Adjunct Assistant Professor, Northwestern University (Joint Graduate Program in Plant Biology and Conservation)
Society for Ecological Restoration, Natural Areas Association, Botanical Society of America, Illinois Native Plant Society
- What are the genetic and environmental forces that determine perennial plant phenotypes? And what are the influences of perennial plant phenotypes on community and ecosystem properties? What does this mean for restoration of natural areas, including:
- identifying, developing, and using genetically diverse and appropriate native plant materials for restoration
- managing natural areas to support species diversity
- Research to support ex situ conservation of rare species that can't be seed banked
As Director of Restoration Ecology, I am the team leader for the Garden's Department of Restoration Ecology and natural areas (including the skilled team of ecologists who manage the Garden's amazing natural areas). I aim to work collaboratively with land managers to harness the Garden's research capacity to address priority management needs. Ultimately, our goal is to play a leading role in supporting the conservation, management, and restoration of native plant diversity in the Chicago region that serves as a model for work in the United States and globally.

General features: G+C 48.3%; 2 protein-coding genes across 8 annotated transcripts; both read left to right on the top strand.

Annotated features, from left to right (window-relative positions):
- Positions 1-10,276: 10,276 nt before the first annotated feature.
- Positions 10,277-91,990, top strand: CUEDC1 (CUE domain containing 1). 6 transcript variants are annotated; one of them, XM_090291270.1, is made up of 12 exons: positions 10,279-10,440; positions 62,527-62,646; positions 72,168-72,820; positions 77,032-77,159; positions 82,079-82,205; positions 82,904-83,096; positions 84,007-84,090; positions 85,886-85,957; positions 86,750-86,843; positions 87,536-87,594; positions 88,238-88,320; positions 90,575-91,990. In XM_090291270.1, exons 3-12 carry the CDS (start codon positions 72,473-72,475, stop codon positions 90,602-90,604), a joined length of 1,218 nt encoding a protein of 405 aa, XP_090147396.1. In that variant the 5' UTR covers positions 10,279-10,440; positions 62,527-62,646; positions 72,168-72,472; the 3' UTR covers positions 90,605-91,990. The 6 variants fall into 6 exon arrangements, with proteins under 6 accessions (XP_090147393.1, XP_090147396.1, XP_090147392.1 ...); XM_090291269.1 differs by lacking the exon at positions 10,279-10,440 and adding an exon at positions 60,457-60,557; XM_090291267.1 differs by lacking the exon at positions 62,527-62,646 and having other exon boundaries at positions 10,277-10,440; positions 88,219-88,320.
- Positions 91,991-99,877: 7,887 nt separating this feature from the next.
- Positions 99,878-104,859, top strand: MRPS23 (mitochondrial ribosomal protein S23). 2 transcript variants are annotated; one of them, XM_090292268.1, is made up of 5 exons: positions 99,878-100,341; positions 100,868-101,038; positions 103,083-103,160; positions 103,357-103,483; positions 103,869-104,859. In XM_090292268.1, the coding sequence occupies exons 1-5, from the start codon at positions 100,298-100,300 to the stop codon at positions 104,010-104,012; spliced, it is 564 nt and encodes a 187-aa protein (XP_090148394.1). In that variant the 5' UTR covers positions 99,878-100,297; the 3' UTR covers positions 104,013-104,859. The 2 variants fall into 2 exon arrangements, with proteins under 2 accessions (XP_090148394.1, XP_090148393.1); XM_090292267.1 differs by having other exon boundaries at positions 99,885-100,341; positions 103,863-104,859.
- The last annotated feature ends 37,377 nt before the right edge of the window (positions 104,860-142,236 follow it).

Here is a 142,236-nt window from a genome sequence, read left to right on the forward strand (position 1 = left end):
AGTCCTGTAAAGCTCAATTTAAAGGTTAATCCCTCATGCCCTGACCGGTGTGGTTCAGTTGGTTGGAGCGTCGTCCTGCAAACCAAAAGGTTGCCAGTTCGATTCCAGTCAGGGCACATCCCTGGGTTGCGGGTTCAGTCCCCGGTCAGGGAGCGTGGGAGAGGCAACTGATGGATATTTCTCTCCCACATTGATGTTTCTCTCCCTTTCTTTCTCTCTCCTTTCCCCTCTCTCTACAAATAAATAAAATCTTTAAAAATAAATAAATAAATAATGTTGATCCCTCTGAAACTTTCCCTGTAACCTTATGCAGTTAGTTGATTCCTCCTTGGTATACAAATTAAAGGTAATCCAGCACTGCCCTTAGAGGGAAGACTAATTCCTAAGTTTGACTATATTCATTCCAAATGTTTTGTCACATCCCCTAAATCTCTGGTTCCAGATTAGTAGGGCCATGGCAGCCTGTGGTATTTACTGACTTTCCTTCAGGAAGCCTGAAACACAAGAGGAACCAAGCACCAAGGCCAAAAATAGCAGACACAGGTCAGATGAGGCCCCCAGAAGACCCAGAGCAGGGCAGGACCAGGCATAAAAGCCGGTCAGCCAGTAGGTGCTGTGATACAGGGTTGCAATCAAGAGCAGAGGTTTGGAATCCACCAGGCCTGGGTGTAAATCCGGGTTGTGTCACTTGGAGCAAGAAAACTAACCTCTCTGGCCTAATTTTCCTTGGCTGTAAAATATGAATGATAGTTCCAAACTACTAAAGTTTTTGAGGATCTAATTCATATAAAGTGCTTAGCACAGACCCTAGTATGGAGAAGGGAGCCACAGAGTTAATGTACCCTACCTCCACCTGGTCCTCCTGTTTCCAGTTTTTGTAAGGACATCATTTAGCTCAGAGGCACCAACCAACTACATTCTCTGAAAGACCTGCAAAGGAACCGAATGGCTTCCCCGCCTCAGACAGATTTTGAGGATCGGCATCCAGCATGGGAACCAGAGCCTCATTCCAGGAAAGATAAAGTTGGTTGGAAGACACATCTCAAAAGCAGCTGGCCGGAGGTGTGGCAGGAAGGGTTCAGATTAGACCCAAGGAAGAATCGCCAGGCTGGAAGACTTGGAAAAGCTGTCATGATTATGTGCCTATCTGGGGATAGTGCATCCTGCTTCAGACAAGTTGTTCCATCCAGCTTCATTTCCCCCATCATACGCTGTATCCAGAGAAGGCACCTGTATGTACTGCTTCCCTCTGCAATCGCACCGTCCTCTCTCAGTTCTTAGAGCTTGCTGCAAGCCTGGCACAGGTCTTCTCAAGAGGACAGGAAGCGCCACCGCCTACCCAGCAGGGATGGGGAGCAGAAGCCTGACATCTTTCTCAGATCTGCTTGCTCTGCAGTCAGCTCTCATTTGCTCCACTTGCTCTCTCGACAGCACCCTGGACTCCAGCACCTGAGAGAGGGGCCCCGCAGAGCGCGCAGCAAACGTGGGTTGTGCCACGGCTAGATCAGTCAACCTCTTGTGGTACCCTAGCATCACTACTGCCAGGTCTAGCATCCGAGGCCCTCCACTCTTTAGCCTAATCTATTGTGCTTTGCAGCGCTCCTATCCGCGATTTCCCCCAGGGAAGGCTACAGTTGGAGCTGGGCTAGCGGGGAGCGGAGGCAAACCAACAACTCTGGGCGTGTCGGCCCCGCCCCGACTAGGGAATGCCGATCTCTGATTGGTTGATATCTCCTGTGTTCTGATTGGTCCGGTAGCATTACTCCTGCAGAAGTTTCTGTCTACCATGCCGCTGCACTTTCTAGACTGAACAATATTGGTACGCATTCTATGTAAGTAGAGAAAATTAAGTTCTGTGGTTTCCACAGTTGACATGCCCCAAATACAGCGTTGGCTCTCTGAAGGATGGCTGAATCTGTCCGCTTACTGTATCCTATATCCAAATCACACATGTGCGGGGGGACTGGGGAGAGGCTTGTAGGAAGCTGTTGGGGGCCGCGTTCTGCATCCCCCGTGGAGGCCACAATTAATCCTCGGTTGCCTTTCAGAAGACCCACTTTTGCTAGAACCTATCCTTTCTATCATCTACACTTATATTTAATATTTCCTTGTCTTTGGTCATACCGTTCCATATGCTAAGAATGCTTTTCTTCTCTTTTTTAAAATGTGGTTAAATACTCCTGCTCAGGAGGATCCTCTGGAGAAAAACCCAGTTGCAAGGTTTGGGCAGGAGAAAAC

I am excited to be a part of the New Roots for Restoration Biology Integration Institute, which focuses on the overarching theme of how plant organismal systems (plant roots and shoots) relate to one another (1) and how those relationships influence and are influenced by plant communities (2) and the soil ecosphere (3). Coordinated projects and an Institute-wide training network bridge among disciplines to inform restoration of natural and agricultural ecosystems and to train the next generation of scientists.
Much of my research is carried out with students as part of the Garden’s graduate program in Plant Biology and Conservation and Research Experiences for Undergraduates program.